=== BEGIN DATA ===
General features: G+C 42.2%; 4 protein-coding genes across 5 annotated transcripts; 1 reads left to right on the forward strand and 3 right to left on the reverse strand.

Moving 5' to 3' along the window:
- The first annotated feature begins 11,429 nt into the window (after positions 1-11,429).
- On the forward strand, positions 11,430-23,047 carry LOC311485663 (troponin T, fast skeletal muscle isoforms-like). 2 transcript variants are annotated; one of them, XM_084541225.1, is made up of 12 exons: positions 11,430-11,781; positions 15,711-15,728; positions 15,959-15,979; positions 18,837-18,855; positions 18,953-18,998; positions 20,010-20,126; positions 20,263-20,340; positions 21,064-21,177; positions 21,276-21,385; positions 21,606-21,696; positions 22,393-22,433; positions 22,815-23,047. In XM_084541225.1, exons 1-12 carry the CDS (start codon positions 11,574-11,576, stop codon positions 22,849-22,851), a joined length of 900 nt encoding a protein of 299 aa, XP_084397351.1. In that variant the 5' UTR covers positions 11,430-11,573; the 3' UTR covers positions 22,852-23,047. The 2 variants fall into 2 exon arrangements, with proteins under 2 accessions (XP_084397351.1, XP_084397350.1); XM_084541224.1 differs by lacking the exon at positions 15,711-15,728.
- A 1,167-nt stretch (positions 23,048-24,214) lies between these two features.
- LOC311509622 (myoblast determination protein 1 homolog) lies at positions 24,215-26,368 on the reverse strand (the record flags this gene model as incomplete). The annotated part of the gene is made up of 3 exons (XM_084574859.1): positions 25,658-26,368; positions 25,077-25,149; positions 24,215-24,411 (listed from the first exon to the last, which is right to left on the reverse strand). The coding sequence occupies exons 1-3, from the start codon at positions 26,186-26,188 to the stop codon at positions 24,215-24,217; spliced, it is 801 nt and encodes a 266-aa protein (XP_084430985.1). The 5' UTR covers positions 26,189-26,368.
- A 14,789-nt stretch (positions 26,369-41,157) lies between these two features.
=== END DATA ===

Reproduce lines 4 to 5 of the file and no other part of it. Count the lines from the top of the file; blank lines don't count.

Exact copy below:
- On the forward strand, positions 11,430-23,047 carry LOC311485663 (troponin T, fast skeletal muscle isoforms-like). 2 transcript variants are annotated; one of them, XM_084541225.1, is made up of 12 exons: positions 11,430-11,781; positions 15,711-15,728; positions 15,959-15,979; positions 18,837-18,855; positions 18,953-18,998; positions 20,010-20,126; positions 20,263-20,340; positions 21,064-21,177; positions 21,276-21,385; positions 21,606-21,696; positions 22,393-22,433; positions 22,815-23,047. In XM_084541225.1, exons 1-12 carry the CDS (start codon positions 11,574-11,576, stop codon positions 22,849-22,851), a joined length of 900 nt encoding a protein of 299 aa, XP_084397351.1. In that variant the 5' UTR covers positions 11,430-11,573; the 3' UTR covers positions 22,852-23,047. The 2 variants fall into 2 exon arrangements, with proteins under 2 accessions (XP_084397351.1, XP_084397350.1); XM_084541224.1 differs by lacking the exon at positions 15,711-15,728.
- A 1,167-nt stretch (positions 23,048-24,214) lies between these two features.